After the first 5 minutes they had the main idea needed to solve the puzzle. In this video they got to the solution and were able to explain why their solution worked:

Definitely a fun challenge problem to share with kids. You really just have to be sure that they understand the set up and they can go all the way from there.

The square problem from the Julia Robinson math festival part 2

Yesterday we did a fun project on a problem I learned from Michael Pershan

That project is here:

Sharing a problem from the Julia Robinson math festival with the boys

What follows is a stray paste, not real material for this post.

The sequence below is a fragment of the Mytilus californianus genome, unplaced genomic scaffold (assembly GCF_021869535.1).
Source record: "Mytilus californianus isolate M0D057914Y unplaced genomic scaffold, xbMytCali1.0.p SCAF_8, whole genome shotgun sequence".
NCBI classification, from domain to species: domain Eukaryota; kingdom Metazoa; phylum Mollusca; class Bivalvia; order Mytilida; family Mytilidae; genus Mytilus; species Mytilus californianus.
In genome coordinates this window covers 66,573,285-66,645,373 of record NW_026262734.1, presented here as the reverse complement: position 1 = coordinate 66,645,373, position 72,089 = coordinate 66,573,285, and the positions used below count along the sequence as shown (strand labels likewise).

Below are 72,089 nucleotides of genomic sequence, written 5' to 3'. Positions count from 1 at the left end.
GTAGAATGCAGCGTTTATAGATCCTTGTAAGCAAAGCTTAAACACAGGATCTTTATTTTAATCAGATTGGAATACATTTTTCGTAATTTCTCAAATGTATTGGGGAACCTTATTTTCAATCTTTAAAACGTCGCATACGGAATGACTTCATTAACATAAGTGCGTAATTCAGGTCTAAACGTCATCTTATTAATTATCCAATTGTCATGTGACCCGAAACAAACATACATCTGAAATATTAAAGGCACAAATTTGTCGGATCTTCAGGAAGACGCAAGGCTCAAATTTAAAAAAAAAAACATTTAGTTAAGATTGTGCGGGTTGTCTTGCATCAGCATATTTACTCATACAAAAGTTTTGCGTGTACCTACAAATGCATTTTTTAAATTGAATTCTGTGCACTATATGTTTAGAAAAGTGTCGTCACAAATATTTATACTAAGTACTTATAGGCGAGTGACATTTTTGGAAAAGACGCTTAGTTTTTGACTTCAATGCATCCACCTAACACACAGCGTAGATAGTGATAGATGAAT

Last night I got an interesting comment on twitter in response to my Younger son suggesting that we write the numbers in a circle – a suggestion that we didn’t pursue:

So, today we revisited the problem and wrote the numbers in a circle:

Next I asked them to try to find another set of numbers that would lead us to be able to pair all of the numbers together with the sum of each pair being a square. The discussion here was fascinating and they eventually found

This problem definitely made for a fun weekend. Thanks to Michael Pershan for sharing the problem originally and to Rod Bogart for encouraging us to look at the problem again using my younger son’s idea.

Sharing a problem from the Julia Robinson math festival with the boys

Yesterday I returned from a trip and the boys returned from camp, so we were together again for the first time in two weeks. I also happened to see this tweet from Michael Persian:

This problem seemed like a nice one to use to get back in to our math project routine.